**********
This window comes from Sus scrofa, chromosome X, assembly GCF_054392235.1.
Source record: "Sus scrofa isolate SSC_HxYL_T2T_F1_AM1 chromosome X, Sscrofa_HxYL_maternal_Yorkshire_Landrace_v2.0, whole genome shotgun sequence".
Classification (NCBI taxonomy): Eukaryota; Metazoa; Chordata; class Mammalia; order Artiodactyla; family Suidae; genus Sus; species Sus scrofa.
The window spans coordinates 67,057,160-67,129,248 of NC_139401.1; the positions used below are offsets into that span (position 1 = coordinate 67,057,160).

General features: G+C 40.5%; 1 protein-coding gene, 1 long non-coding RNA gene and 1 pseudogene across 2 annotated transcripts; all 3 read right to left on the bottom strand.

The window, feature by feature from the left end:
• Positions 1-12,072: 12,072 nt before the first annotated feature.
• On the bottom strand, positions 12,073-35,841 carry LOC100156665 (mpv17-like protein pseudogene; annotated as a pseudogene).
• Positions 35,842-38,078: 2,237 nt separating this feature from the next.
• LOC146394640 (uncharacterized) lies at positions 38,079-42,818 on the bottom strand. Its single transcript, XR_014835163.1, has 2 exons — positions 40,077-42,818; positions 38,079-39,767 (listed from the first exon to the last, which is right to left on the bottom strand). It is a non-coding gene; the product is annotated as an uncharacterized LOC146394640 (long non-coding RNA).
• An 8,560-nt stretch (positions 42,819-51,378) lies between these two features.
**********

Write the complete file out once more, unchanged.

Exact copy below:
This window comes from Sus scrofa, chromosome X, assembly GCF_054392235.1.
Source record: "Sus scrofa isolate SSC_HxYL_T2T_F1_AM1 chromosome X, Sscrofa_HxYL_maternal_Yorkshire_Landrace_v2.0, whole genome shotgun sequence".
Classification (NCBI taxonomy): Eukaryota; Metazoa; Chordata; class Mammalia; order Artiodactyla; family Suidae; genus Sus; species Sus scrofa.
The window spans coordinates 67,057,160-67,129,248 of NC_139401.1; the positions used below are offsets into that span (position 1 = coordinate 67,057,160).

General features: G+C 40.5%; 1 protein-coding gene, 1 long non-coding RNA gene and 1 pseudogene across 2 annotated transcripts; all 3 read right to left on the bottom strand.

The window, feature by feature from the left end:
• Positions 1-12,072: 12,072 nt before the first annotated feature.
• On the bottom strand, positions 12,073-35,841 carry LOC100156665 (mpv17-like protein pseudogene; annotated as a pseudogene).
• Positions 35,842-38,078: 2,237 nt separating this feature from the next.
• LOC146394640 (uncharacterized) lies at positions 38,079-42,818 on the bottom strand. Its single transcript, XR_014835163.1, has 2 exons — positions 40,077-42,818; positions 38,079-39,767 (listed from the first exon to the last, which is right to left on the bottom strand). It is a non-coding gene; the product is annotated as an uncharacterized LOC146394640 (long non-coding RNA).
• An 8,560-nt stretch (positions 42,819-51,378) lies between these two features.